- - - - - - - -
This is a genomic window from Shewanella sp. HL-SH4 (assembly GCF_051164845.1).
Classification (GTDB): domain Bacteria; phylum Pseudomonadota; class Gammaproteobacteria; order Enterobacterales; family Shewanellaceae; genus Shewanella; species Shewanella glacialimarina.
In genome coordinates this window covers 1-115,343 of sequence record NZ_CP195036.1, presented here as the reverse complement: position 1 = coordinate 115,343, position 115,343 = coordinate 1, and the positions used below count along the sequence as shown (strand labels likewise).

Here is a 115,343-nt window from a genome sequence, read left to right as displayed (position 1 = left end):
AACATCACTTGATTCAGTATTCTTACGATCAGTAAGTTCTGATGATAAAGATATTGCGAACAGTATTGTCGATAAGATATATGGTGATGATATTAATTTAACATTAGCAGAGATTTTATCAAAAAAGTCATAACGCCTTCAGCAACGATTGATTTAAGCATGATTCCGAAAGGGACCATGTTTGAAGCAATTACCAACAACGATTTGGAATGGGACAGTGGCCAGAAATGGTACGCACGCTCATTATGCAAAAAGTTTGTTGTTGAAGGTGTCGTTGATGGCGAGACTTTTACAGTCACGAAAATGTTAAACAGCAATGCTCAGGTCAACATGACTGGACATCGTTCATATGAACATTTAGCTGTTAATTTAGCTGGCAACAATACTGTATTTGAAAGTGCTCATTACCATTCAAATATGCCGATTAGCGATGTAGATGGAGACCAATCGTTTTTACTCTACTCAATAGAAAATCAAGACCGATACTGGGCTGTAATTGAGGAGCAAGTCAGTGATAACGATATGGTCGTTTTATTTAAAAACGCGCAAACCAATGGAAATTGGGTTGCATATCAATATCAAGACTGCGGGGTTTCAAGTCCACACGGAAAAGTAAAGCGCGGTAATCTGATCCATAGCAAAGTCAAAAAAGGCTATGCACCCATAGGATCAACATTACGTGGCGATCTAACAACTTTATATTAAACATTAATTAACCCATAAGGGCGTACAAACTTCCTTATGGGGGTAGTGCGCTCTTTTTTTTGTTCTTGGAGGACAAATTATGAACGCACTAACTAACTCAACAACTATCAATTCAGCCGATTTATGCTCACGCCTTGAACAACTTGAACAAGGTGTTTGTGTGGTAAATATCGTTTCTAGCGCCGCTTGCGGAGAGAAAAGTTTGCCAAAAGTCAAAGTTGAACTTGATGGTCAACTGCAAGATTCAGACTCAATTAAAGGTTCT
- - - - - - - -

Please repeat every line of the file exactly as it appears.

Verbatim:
This is a genomic window from Shewanella sp. HL-SH4 (assembly GCF_051164845.1).
Classification (GTDB): domain Bacteria; phylum Pseudomonadota; class Gammaproteobacteria; order Enterobacterales; family Shewanellaceae; genus Shewanella; species Shewanella glacialimarina.
In genome coordinates this window covers 1-115,343 of sequence record NZ_CP195036.1, presented here as the reverse complement: position 1 = coordinate 115,343, position 115,343 = coordinate 1, and the positions used below count along the sequence as shown (strand labels likewise).

Here is a 115,343-nt window from a genome sequence, read left to right as displayed (position 1 = left end):
AACATCACTTGATTCAGTATTCTTACGATCAGTAAGTTCTGATGATAAAGATATTGCGAACAGTATTGTCGATAAGATATATGGTGATGATATTAATTTAACATTAGCAGAGATTTTATCAAAAAAGTCATAACGCCTTCAGCAACGATTGATTTAAGCATGATTCCGAAAGGGACCATGTTTGAAGCAATTACCAACAACGATTTGGAATGGGACAGTGGCCAGAAATGGTACGCACGCTCATTATGCAAAAAGTTTGTTGTTGAAGGTGTCGTTGATGGCGAGACTTTTACAGTCACGAAAATGTTAAACAGCAATGCTCAGGTCAACATGACTGGACATCGTTCATATGAACATTTAGCTGTTAATTTAGCTGGCAACAATACTGTATTTGAAAGTGCTCATTACCATTCAAATATGCCGATTAGCGATGTAGATGGAGACCAATCGTTTTTACTCTACTCAATAGAAAATCAAGACCGATACTGGGCTGTAATTGAGGAGCAAGTCAGTGATAACGATATGGTCGTTTTATTTAAAAACGCGCAAACCAATGGAAATTGGGTTGCATATCAATATCAAGACTGCGGGGTTTCAAGTCCACACGGAAAAGTAAAGCGCGGTAATCTGATCCATAGCAAAGTCAAAAAAGGCTATGCACCCATAGGATCAACATTACGTGGCGATCTAACAACTTTATATTAAACATTAATTAACCCATAAGGGCGTACAAACTTCCTTATGGGGGTAGTGCGCTCTTTTTTTTGTTCTTGGAGGACAAATTATGAACGCACTAACTAACTCAACAACTATCAATTCAGCCGATTTATGCTCACGCCTTGAACAACTTGAACAAGGTGTTTGTGTGGTAAATATCGTTTCTAGCGCCGCTTGCGGAGAGAAAAGTTTGCCAAAAGTCAAAGTTGAACTTGATGGTCAACTGCAAGATTCAGACTCAATTAAAGGTTCT